Thursday 4 June 2015
Music publishing is an old established industry that has adapted to successive technological and institutional changes, especially to copyright law, by adopting different strategies and business models. The workshop explores how music publishing has evolved in the long run, and what historical and economic factors can explain its adaptations to the changing technological and institutional environment. In this respect, the history of music publishing becomes an exemplary case study that is relevant to understand the future of creative industries in the digital age.
The Workshop is being organized in connection with the AHRC funded research project ‘Economic Survival in a Long Established Creative Industry: Strategies, Business Models and Copyright in Music Publishing’. The purpose of the Workshop is to present the results of the research carried out so far and to discuss them with people from the relevant creative industries in order to determine the future development of the project.
10.30 Welcome and Introduction to the aims and methods of the research project (Ruth Towse)
10.45 Maurizio Borghi (CIPPM) Brief history of copyright in music publishing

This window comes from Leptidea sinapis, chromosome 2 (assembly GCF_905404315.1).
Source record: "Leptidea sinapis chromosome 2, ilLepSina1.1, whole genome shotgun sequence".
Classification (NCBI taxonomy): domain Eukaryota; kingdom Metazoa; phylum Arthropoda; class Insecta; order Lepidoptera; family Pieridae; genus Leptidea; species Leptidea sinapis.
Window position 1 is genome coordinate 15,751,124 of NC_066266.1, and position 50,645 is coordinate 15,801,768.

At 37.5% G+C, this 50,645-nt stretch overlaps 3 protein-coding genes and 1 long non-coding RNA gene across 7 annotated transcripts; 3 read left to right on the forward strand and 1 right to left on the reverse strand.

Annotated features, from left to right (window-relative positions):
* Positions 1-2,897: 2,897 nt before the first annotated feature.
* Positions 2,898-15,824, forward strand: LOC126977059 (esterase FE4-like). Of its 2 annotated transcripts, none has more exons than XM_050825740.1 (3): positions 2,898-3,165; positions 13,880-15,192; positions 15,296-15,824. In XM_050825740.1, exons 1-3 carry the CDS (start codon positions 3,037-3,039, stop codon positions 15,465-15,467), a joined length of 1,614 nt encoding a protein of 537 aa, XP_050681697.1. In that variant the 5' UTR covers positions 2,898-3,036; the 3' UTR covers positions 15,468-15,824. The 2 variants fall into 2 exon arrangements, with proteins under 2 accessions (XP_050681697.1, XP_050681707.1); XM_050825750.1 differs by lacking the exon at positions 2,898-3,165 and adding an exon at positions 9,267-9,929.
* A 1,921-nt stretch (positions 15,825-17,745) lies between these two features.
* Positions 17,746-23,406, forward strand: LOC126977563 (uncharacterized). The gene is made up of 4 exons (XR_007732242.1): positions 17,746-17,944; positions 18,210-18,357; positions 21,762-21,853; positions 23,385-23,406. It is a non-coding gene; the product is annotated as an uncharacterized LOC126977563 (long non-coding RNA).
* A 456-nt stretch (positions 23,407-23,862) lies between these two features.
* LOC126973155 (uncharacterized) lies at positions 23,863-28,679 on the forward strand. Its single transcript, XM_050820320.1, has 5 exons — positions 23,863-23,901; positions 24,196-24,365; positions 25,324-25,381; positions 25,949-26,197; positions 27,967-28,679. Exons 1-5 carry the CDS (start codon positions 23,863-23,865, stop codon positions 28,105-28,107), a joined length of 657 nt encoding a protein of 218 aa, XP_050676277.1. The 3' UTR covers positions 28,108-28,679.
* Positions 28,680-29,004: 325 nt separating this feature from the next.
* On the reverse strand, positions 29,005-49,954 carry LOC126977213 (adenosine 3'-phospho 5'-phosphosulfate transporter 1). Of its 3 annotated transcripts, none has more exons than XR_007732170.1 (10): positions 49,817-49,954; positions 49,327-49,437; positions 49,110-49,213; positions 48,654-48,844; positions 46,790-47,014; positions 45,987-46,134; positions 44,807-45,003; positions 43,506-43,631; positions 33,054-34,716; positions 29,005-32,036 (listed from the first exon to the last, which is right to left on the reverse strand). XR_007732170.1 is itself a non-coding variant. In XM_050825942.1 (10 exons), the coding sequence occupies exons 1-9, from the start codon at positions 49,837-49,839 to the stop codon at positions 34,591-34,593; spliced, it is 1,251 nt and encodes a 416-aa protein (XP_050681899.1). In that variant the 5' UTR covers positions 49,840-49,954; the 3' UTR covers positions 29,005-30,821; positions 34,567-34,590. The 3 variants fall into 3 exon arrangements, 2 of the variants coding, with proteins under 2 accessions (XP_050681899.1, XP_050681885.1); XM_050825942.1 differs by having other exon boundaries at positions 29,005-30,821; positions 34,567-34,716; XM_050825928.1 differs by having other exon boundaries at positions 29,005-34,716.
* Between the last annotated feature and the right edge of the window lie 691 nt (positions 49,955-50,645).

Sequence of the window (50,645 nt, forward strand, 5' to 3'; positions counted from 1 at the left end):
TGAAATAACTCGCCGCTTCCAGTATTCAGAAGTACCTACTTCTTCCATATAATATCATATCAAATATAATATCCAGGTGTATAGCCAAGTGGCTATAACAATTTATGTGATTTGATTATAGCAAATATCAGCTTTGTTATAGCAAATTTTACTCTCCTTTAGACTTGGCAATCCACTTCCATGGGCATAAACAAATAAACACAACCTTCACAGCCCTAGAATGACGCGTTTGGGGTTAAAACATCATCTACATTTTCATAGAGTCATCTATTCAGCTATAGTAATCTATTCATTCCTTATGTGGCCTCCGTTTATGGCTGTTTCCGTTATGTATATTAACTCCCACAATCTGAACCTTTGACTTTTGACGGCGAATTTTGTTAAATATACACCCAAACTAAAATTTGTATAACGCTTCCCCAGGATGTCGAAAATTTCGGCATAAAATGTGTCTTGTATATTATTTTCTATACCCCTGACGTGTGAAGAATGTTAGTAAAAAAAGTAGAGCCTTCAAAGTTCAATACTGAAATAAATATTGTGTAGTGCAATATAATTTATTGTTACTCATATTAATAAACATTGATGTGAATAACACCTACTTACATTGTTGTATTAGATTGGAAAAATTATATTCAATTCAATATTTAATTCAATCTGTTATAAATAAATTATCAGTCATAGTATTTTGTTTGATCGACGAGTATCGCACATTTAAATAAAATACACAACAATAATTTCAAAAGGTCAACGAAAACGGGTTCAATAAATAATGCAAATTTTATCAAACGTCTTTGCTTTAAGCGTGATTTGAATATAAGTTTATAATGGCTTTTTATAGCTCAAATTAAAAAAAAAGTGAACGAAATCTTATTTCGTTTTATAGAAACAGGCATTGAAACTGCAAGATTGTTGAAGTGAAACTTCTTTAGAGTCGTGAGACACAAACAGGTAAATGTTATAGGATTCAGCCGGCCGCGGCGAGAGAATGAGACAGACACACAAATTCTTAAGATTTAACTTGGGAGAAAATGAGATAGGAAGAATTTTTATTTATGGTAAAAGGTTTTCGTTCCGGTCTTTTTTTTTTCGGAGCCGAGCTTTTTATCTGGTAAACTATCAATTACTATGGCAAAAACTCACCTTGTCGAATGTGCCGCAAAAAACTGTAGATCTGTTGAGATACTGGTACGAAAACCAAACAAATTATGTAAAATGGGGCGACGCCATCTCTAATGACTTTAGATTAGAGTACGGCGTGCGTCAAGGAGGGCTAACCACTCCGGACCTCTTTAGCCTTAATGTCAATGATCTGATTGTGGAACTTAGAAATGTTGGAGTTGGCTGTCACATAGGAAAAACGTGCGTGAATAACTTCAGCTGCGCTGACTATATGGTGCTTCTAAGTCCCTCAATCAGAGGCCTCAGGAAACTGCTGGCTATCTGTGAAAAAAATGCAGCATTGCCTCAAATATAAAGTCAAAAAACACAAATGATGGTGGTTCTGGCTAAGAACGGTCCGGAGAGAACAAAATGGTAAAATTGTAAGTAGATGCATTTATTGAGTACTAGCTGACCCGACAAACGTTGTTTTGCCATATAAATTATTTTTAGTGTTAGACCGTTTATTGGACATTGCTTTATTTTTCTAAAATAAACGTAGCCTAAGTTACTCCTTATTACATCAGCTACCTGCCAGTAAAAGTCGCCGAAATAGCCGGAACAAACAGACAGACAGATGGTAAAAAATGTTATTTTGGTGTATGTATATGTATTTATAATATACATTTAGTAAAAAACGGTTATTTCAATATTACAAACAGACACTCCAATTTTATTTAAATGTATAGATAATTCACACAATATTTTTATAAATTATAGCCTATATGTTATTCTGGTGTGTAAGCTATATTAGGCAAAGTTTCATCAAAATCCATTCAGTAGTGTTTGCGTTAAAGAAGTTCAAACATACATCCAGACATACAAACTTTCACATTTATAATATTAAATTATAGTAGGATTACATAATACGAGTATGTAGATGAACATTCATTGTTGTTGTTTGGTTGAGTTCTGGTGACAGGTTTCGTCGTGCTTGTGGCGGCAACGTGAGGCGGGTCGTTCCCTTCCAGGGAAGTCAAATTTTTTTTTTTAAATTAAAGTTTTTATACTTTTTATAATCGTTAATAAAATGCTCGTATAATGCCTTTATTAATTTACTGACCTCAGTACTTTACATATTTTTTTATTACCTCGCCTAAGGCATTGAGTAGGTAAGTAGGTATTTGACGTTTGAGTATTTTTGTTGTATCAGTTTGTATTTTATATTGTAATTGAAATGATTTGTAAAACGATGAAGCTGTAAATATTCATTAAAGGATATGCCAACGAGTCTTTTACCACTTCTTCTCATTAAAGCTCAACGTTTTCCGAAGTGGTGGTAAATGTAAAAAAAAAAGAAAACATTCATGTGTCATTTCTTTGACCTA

11.15 Fiona Macmillan (Birckbeck, University of London) and Jose Bellido (University of Kent): Novello and Boosey: Music Copyright and the PRS
12.15 Laura Forti (Bocconi University, Milan): Sull’ali dorate. History and geography of Verdi’s earnings
14.30 Hyojung Sun (CIPPM and University of Edimburgh) Impacts of changes in technology on music consumption
15 00 Ruth Towse (CIPPM and CREATe, University of Glasgow) Strategies, business models and copyright in UK publishing in the 20th century
16.15 Panel discussion: What can music publishing learn from its history? Chair: Georg von Graevenitz (Queen Mary, University of London). Participants: Graham Davies (PRS for Music), Harriet Finney (Music Publishers Association) and Nathalie Du Bois (6 Degrees Entertainment Group).
17.30 Wrap up and implications for further research
The workshop will take place at the Executive Business Centre of Bournemouth University (close to Bournemouth train station).
Room 306 (3rd floor)
Further information and queries
The event is free to attend, however spaces are limited and registration is required. Please reserve your place via Eventbrite by clicking here: